Researchers at UCI have developed an implantable medical device for monitoring patient analytes. One application for the device is to continuously measure analytes and oxygen in trauma patients. This biosensor affords rapid and accurate continuous measurements of molecules critical for assessing patient status in clinical settings. This device may also be adapted to measure other analytes, such as glucose, for long-term disease management.
Measurement of analytes in the body, such as oxygen, carbon dioxide, sugars, and metabolic products, is critical for physicians to assess a patient’s medical status and determine treatment options. Several commercial systems exist for measuring medical analytes in a hospital or lab setting. These systems use bench-top instruments that sample blood or other biological fluids at discrete time points. For many medical conditions, however, a continuous measurement of analytes would provide real-time dynamic information that may better assist a physician or patient in making treatment decisions.
Researchers have developed a platform technology to continuously measure the concentration of multiple analytes in vivo. This invention is a small (less than 1 mm) biosensor probe that is implanted under a patient’s skin, producing rapid, continuous measurements using optically-active dyes or enzymes inside the device. The probe can wirelessly transmit measurement results to allow for hands-off access to real-time information of the analyte of interest. . Analytes that this technology can measure include glucose, lactic acid, ketones, oxygen, carbon dioxide, and more. The ability to measure these dynamic molecules in the body in a real-time, accurate method will provide healthcare professionals better information for making improved medical decisions.
The figure below demonstrates the ability of our continuous analyte monitor to accurately detect a specific analyte when compared to a blood sample.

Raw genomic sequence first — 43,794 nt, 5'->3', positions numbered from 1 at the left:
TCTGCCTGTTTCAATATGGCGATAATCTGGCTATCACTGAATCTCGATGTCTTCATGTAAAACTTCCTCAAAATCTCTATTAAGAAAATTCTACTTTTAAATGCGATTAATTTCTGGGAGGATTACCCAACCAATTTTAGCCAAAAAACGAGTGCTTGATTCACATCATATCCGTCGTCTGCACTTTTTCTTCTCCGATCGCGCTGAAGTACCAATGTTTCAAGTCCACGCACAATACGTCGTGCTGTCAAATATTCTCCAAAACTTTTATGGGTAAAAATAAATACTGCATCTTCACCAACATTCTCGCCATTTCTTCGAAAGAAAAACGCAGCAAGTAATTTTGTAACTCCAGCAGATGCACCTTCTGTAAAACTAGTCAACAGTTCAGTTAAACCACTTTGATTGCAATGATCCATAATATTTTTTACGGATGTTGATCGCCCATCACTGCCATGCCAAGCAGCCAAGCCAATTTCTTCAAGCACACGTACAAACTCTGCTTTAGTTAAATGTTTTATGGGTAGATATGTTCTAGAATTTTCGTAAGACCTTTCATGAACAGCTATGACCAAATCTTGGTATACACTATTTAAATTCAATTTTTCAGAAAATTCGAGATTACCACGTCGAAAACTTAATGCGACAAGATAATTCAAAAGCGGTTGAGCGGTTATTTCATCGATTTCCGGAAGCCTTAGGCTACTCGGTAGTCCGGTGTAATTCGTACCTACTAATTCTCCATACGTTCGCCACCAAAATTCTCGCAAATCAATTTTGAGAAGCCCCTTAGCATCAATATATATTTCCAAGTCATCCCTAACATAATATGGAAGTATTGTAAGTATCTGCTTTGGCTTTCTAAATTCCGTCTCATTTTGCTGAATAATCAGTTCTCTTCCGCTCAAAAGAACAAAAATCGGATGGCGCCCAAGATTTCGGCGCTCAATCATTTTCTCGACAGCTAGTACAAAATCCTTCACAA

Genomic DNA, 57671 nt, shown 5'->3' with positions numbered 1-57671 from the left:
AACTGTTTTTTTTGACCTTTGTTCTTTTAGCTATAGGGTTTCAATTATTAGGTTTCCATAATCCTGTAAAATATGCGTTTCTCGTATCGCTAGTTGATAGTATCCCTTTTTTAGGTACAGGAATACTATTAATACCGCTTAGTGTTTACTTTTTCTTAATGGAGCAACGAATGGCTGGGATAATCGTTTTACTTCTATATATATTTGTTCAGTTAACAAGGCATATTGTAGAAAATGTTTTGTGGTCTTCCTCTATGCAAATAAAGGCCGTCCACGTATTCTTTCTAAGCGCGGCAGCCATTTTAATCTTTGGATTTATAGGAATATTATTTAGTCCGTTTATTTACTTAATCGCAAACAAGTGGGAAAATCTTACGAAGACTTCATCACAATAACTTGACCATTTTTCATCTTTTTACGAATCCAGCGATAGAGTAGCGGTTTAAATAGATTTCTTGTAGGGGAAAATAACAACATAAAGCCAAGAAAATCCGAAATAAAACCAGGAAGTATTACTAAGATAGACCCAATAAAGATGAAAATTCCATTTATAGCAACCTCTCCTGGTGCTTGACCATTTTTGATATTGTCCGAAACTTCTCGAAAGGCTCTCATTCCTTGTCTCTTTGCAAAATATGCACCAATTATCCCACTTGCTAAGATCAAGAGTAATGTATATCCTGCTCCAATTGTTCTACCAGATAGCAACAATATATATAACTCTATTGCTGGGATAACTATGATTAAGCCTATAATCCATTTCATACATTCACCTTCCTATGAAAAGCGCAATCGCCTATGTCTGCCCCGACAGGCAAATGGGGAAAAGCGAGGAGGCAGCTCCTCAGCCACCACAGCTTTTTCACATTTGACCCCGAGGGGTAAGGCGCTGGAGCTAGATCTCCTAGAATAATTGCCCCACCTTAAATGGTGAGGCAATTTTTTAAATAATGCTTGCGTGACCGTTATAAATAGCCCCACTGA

Acellular studies were completed to confirm the sensor's ability to respond in real-time to analytes in a buffer solution.
In vivo (rat and rabbit) studies were also performed. The implanted device successfully measured accurate, real-time analyte concentrations in the blood in response to a stimulus. Results were compared against commercial devices using drawn blood.
A human clinical study has been completed with a first prototype device to demonstrate the sensor's ability to accurately track analyte measurements with those obtained by a standard blood draw.
Human clinical studies will be repeated with a miniaturized second generation prototype of the device.
- In-body analyte sensor for diagnostic and therapeutic applications
- Improved medical monitoring capabilities
o The implanted biosensor gives real-time, rapid, and accurate results of analytes in the body
o Can be employed for short-term (i.e. hospital) or long-term (i.e. chronic illness) management
- More convenient and comfortable method for patients and physicians
o Eliminates the need for frequent blood draws
o Requires only one minimally-invasive out-patient procedure (implantation of the small device under the skin)
- Can be used to simultaneously measure glucose, carbon dioxide, and more.
|United States Of America||Published Application||20170238856||08/24/2017||2013-017|
Additional Patent Pending
biosensor, trauma, analyte, monitor, lactic acid, glucose